Looking back on the disasters of 2017 and 2018, the view is grim. From the California wildfires to Hurricane Maria—the deadliest national disaster in the United States since 1900—large swaths of the country felt the fury of nature. Clearly, the impacts of climate change are “here and now,” and causing untold suffering and costs to the American taxpayer. Not only does the suffering caused by these disasters weigh heavily on Americans, but the effects of the estimated $312.7 billion in damages caused by the 2017 disasters alone will be felt across the nation for years to come.
Moving forward, the only emergency preparedness measure we can’t afford to take is that of inaction. With eight of the ten costliest American hurricanes having occurred since 2005, and 14 of the 20 largest wildfires in recorded California history having happened since 2003, the costs and risks of extreme weather are only compounding as time goes on. Since 1980, 238 weather and climate-related disasters have met or exceeded the $1 billion mark (adjusted for inflation), totaling more than $1.5 trillion in damage. A fifth of that total damage occurred in 2017, underlining how extreme weather is becoming more frequent and dangerous because of climate change.
Investing in resilience is a cost-effective, immediately available solution. Studies by the National Institute of Building Sciences indicate that every $1 invested in resilience saves $4 to $11 in future disaster costs. Increasingly aware of these considerable benefits, and following the disastrous 2017 events, the past Congress passed several bipartisan measures that will help make America more resilient to extreme weather.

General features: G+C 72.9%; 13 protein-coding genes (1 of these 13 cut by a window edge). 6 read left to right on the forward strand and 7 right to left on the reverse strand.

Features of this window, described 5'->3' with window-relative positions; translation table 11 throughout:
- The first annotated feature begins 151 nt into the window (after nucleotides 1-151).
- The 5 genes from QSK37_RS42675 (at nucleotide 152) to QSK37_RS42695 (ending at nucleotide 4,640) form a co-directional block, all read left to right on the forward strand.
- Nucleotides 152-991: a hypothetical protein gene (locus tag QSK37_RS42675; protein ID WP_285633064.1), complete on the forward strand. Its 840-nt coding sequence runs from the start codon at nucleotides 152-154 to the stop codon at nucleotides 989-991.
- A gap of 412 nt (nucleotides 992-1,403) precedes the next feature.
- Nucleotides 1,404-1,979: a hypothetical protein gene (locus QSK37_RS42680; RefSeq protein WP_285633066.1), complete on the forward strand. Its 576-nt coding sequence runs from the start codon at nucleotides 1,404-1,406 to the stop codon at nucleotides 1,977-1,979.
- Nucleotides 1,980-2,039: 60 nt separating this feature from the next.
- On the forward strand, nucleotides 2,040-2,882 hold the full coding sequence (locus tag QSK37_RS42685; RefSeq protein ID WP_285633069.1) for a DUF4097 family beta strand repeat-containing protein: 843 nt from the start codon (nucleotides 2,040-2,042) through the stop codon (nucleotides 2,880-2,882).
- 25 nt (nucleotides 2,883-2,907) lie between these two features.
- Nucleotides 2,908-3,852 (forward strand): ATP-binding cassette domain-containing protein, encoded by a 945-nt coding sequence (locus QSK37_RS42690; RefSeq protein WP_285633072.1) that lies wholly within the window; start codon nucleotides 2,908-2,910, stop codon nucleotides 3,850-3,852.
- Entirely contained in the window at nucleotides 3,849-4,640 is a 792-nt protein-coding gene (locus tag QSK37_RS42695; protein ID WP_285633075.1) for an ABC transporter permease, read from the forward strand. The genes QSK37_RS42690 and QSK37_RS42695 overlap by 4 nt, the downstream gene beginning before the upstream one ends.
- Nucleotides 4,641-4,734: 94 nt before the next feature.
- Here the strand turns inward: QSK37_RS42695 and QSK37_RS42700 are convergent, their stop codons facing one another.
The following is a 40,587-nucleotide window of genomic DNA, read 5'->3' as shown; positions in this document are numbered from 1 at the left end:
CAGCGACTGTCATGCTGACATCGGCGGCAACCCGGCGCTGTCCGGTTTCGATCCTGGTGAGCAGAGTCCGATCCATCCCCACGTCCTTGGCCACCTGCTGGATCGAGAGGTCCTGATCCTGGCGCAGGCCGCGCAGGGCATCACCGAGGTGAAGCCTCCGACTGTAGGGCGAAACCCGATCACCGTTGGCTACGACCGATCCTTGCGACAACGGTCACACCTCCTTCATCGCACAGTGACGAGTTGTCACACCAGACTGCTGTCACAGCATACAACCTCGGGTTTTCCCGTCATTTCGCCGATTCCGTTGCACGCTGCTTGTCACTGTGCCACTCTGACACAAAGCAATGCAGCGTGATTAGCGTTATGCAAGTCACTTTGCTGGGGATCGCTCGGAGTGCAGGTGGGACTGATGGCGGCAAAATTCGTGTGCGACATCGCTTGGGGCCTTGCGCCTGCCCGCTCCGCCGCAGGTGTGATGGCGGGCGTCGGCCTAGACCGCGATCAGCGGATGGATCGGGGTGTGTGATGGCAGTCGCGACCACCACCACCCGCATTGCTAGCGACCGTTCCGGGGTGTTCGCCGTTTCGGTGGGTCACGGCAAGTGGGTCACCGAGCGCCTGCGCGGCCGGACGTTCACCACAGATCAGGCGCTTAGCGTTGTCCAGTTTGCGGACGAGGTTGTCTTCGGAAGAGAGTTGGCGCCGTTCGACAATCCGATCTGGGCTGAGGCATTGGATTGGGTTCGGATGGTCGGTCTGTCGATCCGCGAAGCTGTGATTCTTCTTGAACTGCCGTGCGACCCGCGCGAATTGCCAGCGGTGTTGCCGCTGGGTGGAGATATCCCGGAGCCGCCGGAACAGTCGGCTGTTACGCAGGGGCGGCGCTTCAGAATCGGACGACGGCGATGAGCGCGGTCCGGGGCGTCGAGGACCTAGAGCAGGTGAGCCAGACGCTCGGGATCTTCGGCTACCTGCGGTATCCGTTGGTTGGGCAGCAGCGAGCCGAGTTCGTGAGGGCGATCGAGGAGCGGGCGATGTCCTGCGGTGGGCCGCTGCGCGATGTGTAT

The legislation passed by the 115th Congress (2017-2019) with perhaps the most direct aim at increasing resilience was the Disaster Recovery Reform Act (DRRA), passed as part of the Federal Aviation Administration Reauthorization Act. This act will allow for more grants to be awarded specifically for pre-disaster mitigation. Included among those measures is mitigation assistance for wildfires, windstorms, floods, and earthquakes. DRRA seeks to ensure investments in disaster proofing—such as better building code implementation and enforcement—are made before extreme events occur.
In October, President Trump signed America’s Water Infrastructure Act of 2018 (AWIA), containing $6 billion in authorizations towards modernizing and maintaining drinking water systems, dams, reservoirs, levees, and ports. This is a start but, due to a lack of regular Congressional appropriations, the Corps has a project backlog estimated to be as much as $100 billion.
An especially significant portion of the AWIA is the Water Resources Development Act (WRDA), which provides authorization for the Army Corps of Engineers; the Corps oversees the maintenance of a third of all U.S. waterways, and ensures development and maintenance of critical water infrastructure including ports, inland waterways, bridges, dams and flood control. AWIA continues a years-long trend of Congress calling for the agency to use nature-based solutions when appropriate.
AWIA also contained several important authorizations for drinking water projects, which will develop and update clean drinking water systems across the country—something the American Society of Civil Engineers labels as critical. According to the group, it would cost $1 trillion to return drinking water systems to a level of good repair in the next 25 years.